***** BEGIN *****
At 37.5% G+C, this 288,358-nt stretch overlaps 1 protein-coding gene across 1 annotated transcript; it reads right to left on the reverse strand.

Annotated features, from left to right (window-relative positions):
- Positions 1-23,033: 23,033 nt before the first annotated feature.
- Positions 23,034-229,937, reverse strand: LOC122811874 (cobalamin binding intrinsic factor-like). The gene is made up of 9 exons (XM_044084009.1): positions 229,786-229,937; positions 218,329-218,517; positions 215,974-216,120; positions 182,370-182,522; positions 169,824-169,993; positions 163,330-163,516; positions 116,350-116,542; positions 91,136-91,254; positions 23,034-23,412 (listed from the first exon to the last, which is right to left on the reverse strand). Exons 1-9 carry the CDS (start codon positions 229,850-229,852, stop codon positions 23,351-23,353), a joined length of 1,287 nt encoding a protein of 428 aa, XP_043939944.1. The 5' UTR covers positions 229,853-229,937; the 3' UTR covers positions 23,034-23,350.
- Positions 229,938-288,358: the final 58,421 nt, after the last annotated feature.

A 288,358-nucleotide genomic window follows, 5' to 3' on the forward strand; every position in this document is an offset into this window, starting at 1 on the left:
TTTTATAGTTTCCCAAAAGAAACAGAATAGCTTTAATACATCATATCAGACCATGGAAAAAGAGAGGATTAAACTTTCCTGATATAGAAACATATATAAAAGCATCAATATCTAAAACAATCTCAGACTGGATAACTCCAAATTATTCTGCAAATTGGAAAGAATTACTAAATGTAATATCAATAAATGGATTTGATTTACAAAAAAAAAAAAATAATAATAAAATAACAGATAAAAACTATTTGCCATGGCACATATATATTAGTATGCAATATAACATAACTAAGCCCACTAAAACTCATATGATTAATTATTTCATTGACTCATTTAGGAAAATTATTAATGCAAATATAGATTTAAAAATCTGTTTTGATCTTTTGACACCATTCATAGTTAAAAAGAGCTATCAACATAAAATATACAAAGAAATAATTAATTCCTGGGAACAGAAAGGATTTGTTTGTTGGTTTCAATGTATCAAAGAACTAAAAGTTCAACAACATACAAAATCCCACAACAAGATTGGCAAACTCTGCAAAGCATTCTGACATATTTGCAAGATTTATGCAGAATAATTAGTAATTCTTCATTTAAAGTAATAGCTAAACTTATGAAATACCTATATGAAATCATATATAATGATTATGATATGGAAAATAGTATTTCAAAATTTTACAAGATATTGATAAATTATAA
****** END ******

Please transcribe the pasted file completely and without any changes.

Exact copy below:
At 37.5% G+C, this 288,358-nt stretch overlaps 1 protein-coding gene across 1 annotated transcript; it reads right to left on the reverse strand.

Annotated features, from left to right (window-relative positions):
- Positions 1-23,033: 23,033 nt before the first annotated feature.
- Positions 23,034-229,937, reverse strand: LOC122811874 (cobalamin binding intrinsic factor-like). The gene is made up of 9 exons (XM_044084009.1): positions 229,786-229,937; positions 218,329-218,517; positions 215,974-216,120; positions 182,370-182,522; positions 169,824-169,993; positions 163,330-163,516; positions 116,350-116,542; positions 91,136-91,254; positions 23,034-23,412 (listed from the first exon to the last, which is right to left on the reverse strand). Exons 1-9 carry the CDS (start codon positions 229,850-229,852, stop codon positions 23,351-23,353), a joined length of 1,287 nt encoding a protein of 428 aa, XP_043939944.1. The 5' UTR covers positions 229,853-229,937; the 3' UTR covers positions 23,034-23,350.
- Positions 229,938-288,358: the final 58,421 nt, after the last annotated feature.

A 288,358-nucleotide genomic window follows, 5' to 3' on the forward strand; every position in this document is an offset into this window, starting at 1 on the left:
TTTTATAGTTTCCCAAAAGAAACAGAATAGCTTTAATACATCATATCAGACCATGGAAAAAGAGAGGATTAAACTTTCCTGATATAGAAACATATATAAAAGCATCAATATCTAAAACAATCTCAGACTGGATAACTCCAAATTATTCTGCAAATTGGAAAGAATTACTAAATGTAATATCAATAAATGGATTTGATTTACAAAAAAAAAAAAATAATAATAAAATAACAGATAAAAACTATTTGCCATGGCACATATATATTAGTATGCAATATAACATAACTAAGCCCACTAAAACTCATATGATTAATTATTTCATTGACTCATTTAGGAAAATTATTAATGCAAATATAGATTTAAAAATCTGTTTTGATCTTTTGACACCATTCATAGTTAAAAAGAGCTATCAACATAAAATATACAAAGAAATAATTAATTCCTGGGAACAGAAAGGATTTGTTTGTTGGTTTCAATGTATCAAAGAACTAAAAGTTCAACAACATACAAAATCCCACAACAAGATTGGCAAACTCTGCAAAGCATTCTGACATATTTGCAAGATTTATGCAGAATAATTAGTAATTCTTCATTTAAAGTAATAGCTAAACTTATGAAATACCTATATGAAATCATATATAATGATTATGATATGGAAAATAGTATTTCAAAATTTTACAAGATATTGATAAATTATAA